My Life Runs on Food is a blog demonstrating how to plan a well-balanced meal back into our lives. It’ll offer tips on how to “brown bag” yesterday’s dinner for lunch. The blog will suggest which seasonal produce to use in recipes. It will encourage buying food from local retailers, such as farmer’s markets. Read how to adapt life events into a weekly menu, and how to quickly update a menu in the middle of the week because of a sudden change of plans. Optimistically, I hope My Life Runs on Food will inspire a passion into creating a weekly menu catering to a well-balanced household.
If you have a question or a suggestion related to foods, planning a menu, or a topic to discuss, please email Sanura@MyLifeRunsOnFood.com. I look forward to hearing from you.
29 thoughts on “About”
I just read your comments in Successful Farming magazine and I just wanted to say THANK YOU. I am tired of people in the organic community inferring that what I produce non organically is unsafe. I have no problem if people want to buy organic food but as you said it truly is not worth the extra money. We never over apply herbicide or pesticides. It would be counterproductive and cost prohibitive to do so. Our livestock (beef cow calf operation) are raised with a very good overall health program. I believe that just like we go to the doctor when we are sick that they deserve to be treated with antibiotics when they are sick also. Lets not demand our food be antibiotic and hormone free when we are unwilling to be that way for our selves and our children.
Once again I would like to say THANK YOU for your comments
Craig Kemmet – Kemmet Farms
North Dakota farmer and rancher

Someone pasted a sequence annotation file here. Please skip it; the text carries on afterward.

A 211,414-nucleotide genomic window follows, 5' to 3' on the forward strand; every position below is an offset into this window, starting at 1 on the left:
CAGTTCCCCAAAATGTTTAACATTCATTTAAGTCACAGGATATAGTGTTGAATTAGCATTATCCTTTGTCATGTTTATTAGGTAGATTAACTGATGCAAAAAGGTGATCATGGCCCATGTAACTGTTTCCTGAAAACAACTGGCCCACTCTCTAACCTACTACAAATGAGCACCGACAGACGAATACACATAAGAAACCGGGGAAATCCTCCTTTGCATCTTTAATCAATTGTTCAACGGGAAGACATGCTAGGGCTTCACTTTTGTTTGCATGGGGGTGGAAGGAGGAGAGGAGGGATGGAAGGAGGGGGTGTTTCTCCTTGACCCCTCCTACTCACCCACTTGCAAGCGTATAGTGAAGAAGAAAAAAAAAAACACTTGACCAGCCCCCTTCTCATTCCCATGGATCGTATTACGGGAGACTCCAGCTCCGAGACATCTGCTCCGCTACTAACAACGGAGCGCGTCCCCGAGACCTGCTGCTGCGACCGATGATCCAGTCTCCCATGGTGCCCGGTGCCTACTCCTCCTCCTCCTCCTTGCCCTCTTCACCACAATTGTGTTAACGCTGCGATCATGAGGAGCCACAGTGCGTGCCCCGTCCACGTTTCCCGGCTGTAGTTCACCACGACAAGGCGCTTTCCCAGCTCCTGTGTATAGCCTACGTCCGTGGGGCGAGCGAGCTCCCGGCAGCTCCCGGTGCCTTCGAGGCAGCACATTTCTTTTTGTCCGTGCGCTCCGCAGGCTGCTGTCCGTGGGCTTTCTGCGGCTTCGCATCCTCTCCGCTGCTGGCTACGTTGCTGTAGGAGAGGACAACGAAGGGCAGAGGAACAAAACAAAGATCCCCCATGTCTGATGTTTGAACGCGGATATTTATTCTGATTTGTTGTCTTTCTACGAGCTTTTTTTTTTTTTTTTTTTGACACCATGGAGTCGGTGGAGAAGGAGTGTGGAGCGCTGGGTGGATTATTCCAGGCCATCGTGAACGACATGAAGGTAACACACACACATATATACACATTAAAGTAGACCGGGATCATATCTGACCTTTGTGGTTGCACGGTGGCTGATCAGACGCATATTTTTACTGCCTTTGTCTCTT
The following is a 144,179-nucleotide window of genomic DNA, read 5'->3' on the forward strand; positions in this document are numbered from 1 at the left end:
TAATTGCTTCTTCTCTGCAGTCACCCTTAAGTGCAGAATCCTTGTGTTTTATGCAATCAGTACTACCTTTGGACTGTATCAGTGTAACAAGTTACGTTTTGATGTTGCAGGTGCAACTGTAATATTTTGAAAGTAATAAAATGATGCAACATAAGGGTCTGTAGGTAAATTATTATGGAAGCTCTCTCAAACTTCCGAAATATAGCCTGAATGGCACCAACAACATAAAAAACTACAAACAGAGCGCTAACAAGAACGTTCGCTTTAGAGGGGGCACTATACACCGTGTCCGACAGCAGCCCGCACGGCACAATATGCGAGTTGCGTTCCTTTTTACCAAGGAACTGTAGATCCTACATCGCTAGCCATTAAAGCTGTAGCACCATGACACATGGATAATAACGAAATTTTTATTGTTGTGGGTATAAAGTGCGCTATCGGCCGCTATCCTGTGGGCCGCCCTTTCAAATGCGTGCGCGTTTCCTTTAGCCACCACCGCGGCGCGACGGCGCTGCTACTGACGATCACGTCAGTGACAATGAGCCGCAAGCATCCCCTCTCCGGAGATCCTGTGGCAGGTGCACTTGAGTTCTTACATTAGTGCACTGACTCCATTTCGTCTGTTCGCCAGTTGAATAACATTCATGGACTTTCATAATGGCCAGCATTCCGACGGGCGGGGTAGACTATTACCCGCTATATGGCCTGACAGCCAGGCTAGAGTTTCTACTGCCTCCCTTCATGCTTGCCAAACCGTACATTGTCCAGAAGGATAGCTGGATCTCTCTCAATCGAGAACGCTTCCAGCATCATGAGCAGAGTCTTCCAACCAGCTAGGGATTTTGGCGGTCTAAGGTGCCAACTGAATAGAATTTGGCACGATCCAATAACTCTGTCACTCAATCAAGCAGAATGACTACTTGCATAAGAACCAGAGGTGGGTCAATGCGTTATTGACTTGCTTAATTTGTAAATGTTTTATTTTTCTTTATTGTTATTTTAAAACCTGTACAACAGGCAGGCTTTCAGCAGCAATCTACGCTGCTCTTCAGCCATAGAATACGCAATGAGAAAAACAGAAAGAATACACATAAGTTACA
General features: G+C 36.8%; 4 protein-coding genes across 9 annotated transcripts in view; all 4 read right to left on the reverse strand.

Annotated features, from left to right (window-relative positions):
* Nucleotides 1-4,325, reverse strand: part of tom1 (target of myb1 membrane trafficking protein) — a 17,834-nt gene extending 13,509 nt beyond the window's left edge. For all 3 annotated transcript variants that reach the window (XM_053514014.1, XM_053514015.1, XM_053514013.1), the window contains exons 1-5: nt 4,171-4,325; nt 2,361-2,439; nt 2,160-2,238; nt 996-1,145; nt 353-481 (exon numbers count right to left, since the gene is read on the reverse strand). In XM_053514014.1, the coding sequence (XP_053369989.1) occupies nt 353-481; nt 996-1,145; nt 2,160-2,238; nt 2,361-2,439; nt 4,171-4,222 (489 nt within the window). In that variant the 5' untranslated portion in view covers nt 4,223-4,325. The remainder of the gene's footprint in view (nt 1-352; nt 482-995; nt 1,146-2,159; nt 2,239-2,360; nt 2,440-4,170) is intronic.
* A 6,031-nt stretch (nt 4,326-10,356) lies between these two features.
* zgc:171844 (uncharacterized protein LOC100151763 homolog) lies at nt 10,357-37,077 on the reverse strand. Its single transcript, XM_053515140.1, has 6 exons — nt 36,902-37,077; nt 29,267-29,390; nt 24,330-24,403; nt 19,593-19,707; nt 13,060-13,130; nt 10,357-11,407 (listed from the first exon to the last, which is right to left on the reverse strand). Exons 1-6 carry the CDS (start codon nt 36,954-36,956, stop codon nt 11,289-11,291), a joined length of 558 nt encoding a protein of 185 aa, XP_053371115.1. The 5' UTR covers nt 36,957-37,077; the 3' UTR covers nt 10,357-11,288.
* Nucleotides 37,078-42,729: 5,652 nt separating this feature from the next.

Ms. Weathers-read about you in successful farming magazine-I am a 4th generation Montana wheat,barley and hay producer-I embrace your philosophy about agriculture-everything you said is true and I appreciate you broadcasting your trust of our food system. This farmer thanks you-Brian Garnett
So happy to find your blog. I love your way of thinking, and your recipes. I’ll be back!
I love your blog! The recipes are amazing. From here forward I will come here to select and plan my meals!
Thank you for all the work you put into your blog.
Hi, I found your blog last week and have been blog stalking ever since. Great pictures, great recipes, really quality stuff! *subscribing*
Hi, I just wanted to say that I really like your blog! It is both practical, but also has some very delicious recipes.
I’m so glad that I found out about you via PBS.com!! I think I subscribed (hopefully)…I didn’t see any page confirming it when I provided my email address. Have a wonderful Fourth! –Bill Lavery
So happy to find you and your wonderful recipe for white asparagus risotto, which I am planning to serve to my Book Club group this week. I am a massage therapist, a caterer, and an artist as well . My friends and I are serious foodies who value eating the fresh and healthy way , love to entertain ~ we love to play hard and eat well. Very nice to connect with you Sanura. Namaste, Barb
Glad I stumbled upon your blog..will be checking it out. I am an artist, screenwriter, serious foodie, and former caterer. Keep up the good work. Peace, Saint